A new poem appearing

I learned this morning that my poem “Message from Bongo Brown,” will likely appear this coming week over at The Blue Nib. I welcome this news because this poem and some of its siblings, have bedevilled me. By that I mean, it has been exceedingly difficult to find a home for them.

By no means do I expect that any periodical should publish my work: that would be foolish in the extreme. What has been puzzling to me is where a writer who writes about history, socio-economic and ecological-cultural change should send his/her poetry. The market for poetry, as per my limited understanding, does not seem at all geared toward poetry of the style or substance which I find myself writing. Now, this could be the lament of someone who is simply struggling as most writers struggle; so take what I say with a grain of salt. I certainly do. But I have been searching for a proper home for a body of my work which focuses especially on the history of Detroit, Michigan. Therefore, this morning’s news was encouraging.

When the poem appears I will link it here.

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Oral history and a belief in a dialogical future

I had a very helpful and productive conversation with a good friend of mine the other night. He suggested that I expand DEMOI into the field of oral history/public history. I think his idea is outstanding.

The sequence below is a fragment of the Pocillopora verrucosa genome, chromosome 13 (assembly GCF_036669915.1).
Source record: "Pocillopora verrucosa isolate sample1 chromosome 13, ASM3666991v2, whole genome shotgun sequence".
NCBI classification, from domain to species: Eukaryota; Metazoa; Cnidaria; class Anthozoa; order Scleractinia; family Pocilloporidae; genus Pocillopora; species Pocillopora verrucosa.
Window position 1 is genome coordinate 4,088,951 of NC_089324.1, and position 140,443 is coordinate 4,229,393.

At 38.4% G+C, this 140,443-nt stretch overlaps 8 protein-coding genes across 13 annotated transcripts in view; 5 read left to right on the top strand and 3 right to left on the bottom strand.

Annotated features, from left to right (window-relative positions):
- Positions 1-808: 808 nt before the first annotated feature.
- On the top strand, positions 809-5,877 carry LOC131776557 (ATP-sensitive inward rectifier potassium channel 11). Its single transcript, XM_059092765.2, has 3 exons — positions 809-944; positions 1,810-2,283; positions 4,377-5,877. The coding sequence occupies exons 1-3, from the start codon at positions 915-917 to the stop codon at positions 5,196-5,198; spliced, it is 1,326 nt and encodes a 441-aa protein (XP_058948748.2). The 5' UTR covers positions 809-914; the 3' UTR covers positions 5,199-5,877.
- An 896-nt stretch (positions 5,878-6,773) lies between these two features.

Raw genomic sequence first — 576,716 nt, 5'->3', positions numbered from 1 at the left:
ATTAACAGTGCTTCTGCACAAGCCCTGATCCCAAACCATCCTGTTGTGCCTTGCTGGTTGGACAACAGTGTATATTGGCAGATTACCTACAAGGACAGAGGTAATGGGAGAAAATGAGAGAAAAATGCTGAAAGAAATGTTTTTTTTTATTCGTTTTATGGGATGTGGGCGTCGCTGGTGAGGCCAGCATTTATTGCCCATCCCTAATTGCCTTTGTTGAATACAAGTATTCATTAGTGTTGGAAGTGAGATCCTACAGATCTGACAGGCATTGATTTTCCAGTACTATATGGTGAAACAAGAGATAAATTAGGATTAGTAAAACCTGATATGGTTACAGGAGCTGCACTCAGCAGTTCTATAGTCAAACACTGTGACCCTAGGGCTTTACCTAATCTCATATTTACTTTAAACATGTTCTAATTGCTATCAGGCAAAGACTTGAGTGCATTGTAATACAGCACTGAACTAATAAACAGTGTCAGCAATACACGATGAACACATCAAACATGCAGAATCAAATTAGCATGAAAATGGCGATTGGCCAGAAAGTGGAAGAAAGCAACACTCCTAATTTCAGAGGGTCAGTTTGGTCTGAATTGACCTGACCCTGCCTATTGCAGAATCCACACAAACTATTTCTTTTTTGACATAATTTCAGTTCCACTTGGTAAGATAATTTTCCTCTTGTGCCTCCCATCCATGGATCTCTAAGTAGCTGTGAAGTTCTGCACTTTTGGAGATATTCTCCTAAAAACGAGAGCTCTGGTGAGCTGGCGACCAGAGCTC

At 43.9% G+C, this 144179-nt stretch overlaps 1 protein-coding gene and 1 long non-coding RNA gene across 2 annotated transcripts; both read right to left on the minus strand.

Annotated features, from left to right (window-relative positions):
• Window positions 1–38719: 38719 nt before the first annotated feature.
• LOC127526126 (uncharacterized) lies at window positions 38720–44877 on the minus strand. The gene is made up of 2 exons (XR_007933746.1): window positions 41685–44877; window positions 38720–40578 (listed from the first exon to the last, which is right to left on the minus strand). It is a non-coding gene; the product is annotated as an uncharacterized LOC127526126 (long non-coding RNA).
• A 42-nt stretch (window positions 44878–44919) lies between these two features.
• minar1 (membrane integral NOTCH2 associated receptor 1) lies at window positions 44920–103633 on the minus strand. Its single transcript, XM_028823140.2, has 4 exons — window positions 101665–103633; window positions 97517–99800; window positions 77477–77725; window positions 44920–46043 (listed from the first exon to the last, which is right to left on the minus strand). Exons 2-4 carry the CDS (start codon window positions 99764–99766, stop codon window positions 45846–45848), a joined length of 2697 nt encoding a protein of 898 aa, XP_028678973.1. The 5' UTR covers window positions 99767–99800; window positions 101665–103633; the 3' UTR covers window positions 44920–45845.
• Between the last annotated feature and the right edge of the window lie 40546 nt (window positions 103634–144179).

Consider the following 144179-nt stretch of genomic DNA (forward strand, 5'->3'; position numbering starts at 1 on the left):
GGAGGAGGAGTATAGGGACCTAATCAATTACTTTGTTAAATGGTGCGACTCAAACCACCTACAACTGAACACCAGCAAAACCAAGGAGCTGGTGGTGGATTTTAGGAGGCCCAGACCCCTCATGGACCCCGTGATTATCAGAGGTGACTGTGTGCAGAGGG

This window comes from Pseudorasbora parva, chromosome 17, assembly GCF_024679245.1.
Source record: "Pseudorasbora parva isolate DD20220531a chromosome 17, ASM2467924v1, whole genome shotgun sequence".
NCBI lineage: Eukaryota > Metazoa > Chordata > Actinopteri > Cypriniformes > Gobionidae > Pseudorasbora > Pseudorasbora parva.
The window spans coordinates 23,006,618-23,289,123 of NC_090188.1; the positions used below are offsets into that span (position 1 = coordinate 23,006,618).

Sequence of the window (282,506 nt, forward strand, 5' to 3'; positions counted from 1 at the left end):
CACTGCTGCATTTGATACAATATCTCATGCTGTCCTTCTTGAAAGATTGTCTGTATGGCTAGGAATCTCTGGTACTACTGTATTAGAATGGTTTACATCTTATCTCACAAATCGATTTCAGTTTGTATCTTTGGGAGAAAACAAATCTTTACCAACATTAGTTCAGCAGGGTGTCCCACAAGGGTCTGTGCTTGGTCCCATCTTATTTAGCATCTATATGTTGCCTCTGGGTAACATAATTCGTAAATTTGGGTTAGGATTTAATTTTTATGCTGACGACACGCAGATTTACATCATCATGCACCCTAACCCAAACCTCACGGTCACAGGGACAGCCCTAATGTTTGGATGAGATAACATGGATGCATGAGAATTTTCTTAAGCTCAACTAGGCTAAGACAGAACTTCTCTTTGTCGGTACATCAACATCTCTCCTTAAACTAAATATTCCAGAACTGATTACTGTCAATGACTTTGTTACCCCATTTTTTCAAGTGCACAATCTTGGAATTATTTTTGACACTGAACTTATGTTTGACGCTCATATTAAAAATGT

For those of you who have been reading and following my page, you know that I have a podcast called ‘Talking to Canadians’ which features quite lengthy interviews (more are scheduled, by the way). As the podcast has evolved it has become less of a podcast and more of an oral history project. I am thoroughly enjoying the work and I have been wanting to expand the interviewing that I do.

In London there are many opportunities to explore the history and heritage of the city’s many neighbourhoods. Right now there are several proposed “Heritage Districts” which will require that researchers go out into the communities and interview residents about the history of their homes, neighbourhood stores and organizations and to talk with them about their life in their neighbourhoods. As you might imagine, I want to be a part of this and will be looking to join in the effort.

I am starting to think of DEMOI not only as a place of Socratic teaching, learning and discussion, but also as an inchoate institution (if I am allowed to use that word without sounding pretentious). My dream is to build an educational project that is capable of pushing back against the top-down, hierarchical methods that are used to steer people toward professional, vocational and occupation futures -not to mention, maintain class futures- which limit the scope of human potential. Better yet, I have a dream of combatting the alienation of labour, the tyranny of work which impacts so many of us.

I have long held to the belief that alienated labour or workplace tyranny is not inevitable. I see DEMOI as an attempt to work with people of all ages to find alternatives to a world of work-for-profit, work-for-competition and work-for-complacency. I see oral history as part of a broader dialogical process which has the potential to reexamine and potentially redefine human relationships. I believe, following in the footsteps of radical educators like Paulo Freire and Henry Giroux, that dialogue is a powerful device for personal and social liberation and that it engenders broader empathy. Already I am attempting to use oral history in my work as an independent educator. Here’s to believing that this endeavour can be part of a broader effort toward a better, more democratic future.